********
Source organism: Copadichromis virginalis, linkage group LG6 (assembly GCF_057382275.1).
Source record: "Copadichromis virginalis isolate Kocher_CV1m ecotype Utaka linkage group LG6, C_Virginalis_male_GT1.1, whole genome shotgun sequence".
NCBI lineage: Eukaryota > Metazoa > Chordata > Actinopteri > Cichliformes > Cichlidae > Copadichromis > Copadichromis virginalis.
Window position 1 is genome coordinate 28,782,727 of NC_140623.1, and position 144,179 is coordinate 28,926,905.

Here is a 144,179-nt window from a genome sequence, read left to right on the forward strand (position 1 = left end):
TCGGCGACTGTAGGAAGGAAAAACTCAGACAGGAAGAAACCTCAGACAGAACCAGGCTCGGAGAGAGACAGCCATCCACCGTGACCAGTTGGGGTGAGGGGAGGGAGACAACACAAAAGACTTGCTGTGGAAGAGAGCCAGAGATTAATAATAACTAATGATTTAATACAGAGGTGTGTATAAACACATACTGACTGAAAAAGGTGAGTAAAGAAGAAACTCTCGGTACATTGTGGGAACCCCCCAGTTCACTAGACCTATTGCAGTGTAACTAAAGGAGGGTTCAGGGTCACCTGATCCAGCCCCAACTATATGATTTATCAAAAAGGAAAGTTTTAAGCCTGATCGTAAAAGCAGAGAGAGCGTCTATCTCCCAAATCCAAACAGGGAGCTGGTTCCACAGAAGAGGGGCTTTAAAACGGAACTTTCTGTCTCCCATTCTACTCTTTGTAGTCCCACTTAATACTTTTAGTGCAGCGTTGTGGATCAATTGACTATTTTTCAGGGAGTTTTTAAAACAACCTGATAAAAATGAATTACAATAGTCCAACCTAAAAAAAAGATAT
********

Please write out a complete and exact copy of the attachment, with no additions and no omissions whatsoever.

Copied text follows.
Source organism: Copadichromis virginalis, linkage group LG6 (assembly GCF_057382275.1).
Source record: "Copadichromis virginalis isolate Kocher_CV1m ecotype Utaka linkage group LG6, C_Virginalis_male_GT1.1, whole genome shotgun sequence".
NCBI lineage: Eukaryota > Metazoa > Chordata > Actinopteri > Cichliformes > Cichlidae > Copadichromis > Copadichromis virginalis.
Window position 1 is genome coordinate 28,782,727 of NC_140623.1, and position 144,179 is coordinate 28,926,905.

Here is a 144,179-nt window from a genome sequence, read left to right on the forward strand (position 1 = left end):
TCGGCGACTGTAGGAAGGAAAAACTCAGACAGGAAGAAACCTCAGACAGAACCAGGCTCGGAGAGAGACAGCCATCCACCGTGACCAGTTGGGGTGAGGGGAGGGAGACAACACAAAAGACTTGCTGTGGAAGAGAGCCAGAGATTAATAATAACTAATGATTTAATACAGAGGTGTGTATAAACACATACTGACTGAAAAAGGTGAGTAAAGAAGAAACTCTCGGTACATTGTGGGAACCCCCCAGTTCACTAGACCTATTGCAGTGTAACTAAAGGAGGGTTCAGGGTCACCTGATCCAGCCCCAACTATATGATTTATCAAAAAGGAAAGTTTTAAGCCTGATCGTAAAAGCAGAGAGAGCGTCTATCTCCCAAATCCAAACAGGGAGCTGGTTCCACAGAAGAGGGGCTTTAAAACGGAACTTTCTGTCTCCCATTCTACTCTTTGTAGTCCCACTTAATACTTTTAGTGCAGCGTTGTGGATCAATTGACTATTTTTCAGGGAGTTTTTAAAACAACCTGATAAAAATGAATTACAATAGTCCAACCTAAAAAAAAGATAT